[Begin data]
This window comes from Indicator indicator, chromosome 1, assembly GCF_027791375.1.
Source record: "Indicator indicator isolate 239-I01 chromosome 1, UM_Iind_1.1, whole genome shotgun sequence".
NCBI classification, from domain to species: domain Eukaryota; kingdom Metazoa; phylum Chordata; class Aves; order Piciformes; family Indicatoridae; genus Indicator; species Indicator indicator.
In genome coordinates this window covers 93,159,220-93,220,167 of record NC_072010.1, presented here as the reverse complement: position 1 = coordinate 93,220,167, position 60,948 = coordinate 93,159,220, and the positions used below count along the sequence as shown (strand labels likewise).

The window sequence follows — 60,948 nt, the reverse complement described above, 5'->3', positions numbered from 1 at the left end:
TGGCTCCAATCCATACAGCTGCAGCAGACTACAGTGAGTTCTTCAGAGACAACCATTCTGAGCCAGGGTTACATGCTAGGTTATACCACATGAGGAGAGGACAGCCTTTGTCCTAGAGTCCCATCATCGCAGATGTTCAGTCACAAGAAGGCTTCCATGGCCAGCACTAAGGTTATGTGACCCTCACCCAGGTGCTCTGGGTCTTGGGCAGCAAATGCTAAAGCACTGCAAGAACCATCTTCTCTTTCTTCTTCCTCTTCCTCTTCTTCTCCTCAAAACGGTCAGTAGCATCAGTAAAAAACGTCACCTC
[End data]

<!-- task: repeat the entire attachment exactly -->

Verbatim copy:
This window comes from Indicator indicator, chromosome 1, assembly GCF_027791375.1.
Source record: "Indicator indicator isolate 239-I01 chromosome 1, UM_Iind_1.1, whole genome shotgun sequence".
NCBI classification, from domain to species: domain Eukaryota; kingdom Metazoa; phylum Chordata; class Aves; order Piciformes; family Indicatoridae; genus Indicator; species Indicator indicator.
In genome coordinates this window covers 93,159,220-93,220,167 of record NC_072010.1, presented here as the reverse complement: position 1 = coordinate 93,220,167, position 60,948 = coordinate 93,159,220, and the positions used below count along the sequence as shown (strand labels likewise).

The window sequence follows — 60,948 nt, the reverse complement described above, 5'->3', positions numbered from 1 at the left end:
TGGCTCCAATCCATACAGCTGCAGCAGACTACAGTGAGTTCTTCAGAGACAACCATTCTGAGCCAGGGTTACATGCTAGGTTATACCACATGAGGAGAGGACAGCCTTTGTCCTAGAGTCCCATCATCGCAGATGTTCAGTCACAAGAAGGCTTCCATGGCCAGCACTAAGGTTATGTGACCCTCACCCAGGTGCTCTGGGTCTTGGGCAGCAAATGCTAAAGCACTGCAAGAACCATCTTCTCTTTCTTCTTCCTCTTCCTCTTCTTCTCCTCAAAACGGTCAGTAGCATCAGTAAAAAACGTCACCTC